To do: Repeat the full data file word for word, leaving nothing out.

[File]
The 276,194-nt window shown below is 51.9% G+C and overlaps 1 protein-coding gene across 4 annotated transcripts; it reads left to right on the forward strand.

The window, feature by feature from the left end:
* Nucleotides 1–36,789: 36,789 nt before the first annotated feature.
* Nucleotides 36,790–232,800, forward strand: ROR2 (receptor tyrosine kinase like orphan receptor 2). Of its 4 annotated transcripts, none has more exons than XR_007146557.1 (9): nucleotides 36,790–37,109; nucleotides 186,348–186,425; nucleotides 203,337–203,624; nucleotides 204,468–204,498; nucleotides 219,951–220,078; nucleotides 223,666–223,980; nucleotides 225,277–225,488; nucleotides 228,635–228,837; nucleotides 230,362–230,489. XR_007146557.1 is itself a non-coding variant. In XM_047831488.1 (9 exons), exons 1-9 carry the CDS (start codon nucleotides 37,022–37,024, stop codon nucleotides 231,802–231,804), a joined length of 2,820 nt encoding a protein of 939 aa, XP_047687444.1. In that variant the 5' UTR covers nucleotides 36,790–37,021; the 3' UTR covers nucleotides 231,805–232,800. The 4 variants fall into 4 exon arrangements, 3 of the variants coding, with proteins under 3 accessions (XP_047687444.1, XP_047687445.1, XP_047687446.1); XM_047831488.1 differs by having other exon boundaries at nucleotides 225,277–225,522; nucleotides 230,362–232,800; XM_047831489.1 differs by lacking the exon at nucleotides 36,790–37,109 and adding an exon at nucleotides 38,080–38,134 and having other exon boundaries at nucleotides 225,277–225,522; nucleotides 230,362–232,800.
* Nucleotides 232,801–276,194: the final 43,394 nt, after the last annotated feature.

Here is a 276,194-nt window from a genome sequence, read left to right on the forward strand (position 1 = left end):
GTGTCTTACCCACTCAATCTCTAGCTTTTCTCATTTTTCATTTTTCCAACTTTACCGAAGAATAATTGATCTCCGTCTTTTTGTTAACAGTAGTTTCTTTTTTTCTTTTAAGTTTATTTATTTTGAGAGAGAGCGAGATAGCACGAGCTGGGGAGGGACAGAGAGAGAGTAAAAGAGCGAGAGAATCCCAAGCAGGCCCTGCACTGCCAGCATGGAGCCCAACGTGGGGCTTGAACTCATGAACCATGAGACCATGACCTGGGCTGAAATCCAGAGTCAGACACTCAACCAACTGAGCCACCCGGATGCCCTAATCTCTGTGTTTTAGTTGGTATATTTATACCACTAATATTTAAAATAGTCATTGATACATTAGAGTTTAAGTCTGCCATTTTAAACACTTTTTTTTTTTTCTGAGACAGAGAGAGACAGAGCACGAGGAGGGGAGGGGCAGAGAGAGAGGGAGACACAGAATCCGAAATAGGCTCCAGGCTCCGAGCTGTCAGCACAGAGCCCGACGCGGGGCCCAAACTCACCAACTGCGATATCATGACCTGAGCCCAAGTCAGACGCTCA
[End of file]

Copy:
The 276,194-nt window shown below is 51.9% G+C and overlaps 1 protein-coding gene across 4 annotated transcripts; it reads left to right on the forward strand.

The window, feature by feature from the left end:
* Nucleotides 1–36,789: 36,789 nt before the first annotated feature.
* Nucleotides 36,790–232,800, forward strand: ROR2 (receptor tyrosine kinase like orphan receptor 2). Of its 4 annotated transcripts, none has more exons than XR_007146557.1 (9): nucleotides 36,790–37,109; nucleotides 186,348–186,425; nucleotides 203,337–203,624; nucleotides 204,468–204,498; nucleotides 219,951–220,078; nucleotides 223,666–223,980; nucleotides 225,277–225,488; nucleotides 228,635–228,837; nucleotides 230,362–230,489. XR_007146557.1 is itself a non-coding variant. In XM_047831488.1 (9 exons), exons 1-9 carry the CDS (start codon nucleotides 37,022–37,024, stop codon nucleotides 231,802–231,804), a joined length of 2,820 nt encoding a protein of 939 aa, XP_047687444.1. In that variant the 5' UTR covers nucleotides 36,790–37,021; the 3' UTR covers nucleotides 231,805–232,800. The 4 variants fall into 4 exon arrangements, 3 of the variants coding, with proteins under 3 accessions (XP_047687444.1, XP_047687445.1, XP_047687446.1); XM_047831488.1 differs by having other exon boundaries at nucleotides 225,277–225,522; nucleotides 230,362–232,800; XM_047831489.1 differs by lacking the exon at nucleotides 36,790–37,109 and adding an exon at nucleotides 38,080–38,134 and having other exon boundaries at nucleotides 225,277–225,522; nucleotides 230,362–232,800.
* Nucleotides 232,801–276,194: the final 43,394 nt, after the last annotated feature.

Here is a 276,194-nt window from a genome sequence, read left to right on the forward strand (position 1 = left end):
GTGTCTTACCCACTCAATCTCTAGCTTTTCTCATTTTTCATTTTTCCAACTTTACCGAAGAATAATTGATCTCCGTCTTTTTGTTAACAGTAGTTTCTTTTTTTCTTTTAAGTTTATTTATTTTGAGAGAGAGCGAGATAGCACGAGCTGGGGAGGGACAGAGAGAGAGTAAAAGAGCGAGAGAATCCCAAGCAGGCCCTGCACTGCCAGCATGGAGCCCAACGTGGGGCTTGAACTCATGAACCATGAGACCATGACCTGGGCTGAAATCCAGAGTCAGACACTCAACCAACTGAGCCACCCGGATGCCCTAATCTCTGTGTTTTAGTTGGTATATTTATACCACTAATATTTAAAATAGTCATTGATACATTAGAGTTTAAGTCTGCCATTTTAAACACTTTTTTTTTTTTCTGAGACAGAGAGAGACAGAGCACGAGGAGGGGAGGGGCAGAGAGAGAGGGAGACACAGAATCCGAAATAGGCTCCAGGCTCCGAGCTGTCAGCACAGAGCCCGACGCGGGGCCCAAACTCACCAACTGCGATATCATGACCTGAGCCCAAGTCAGACGCTCA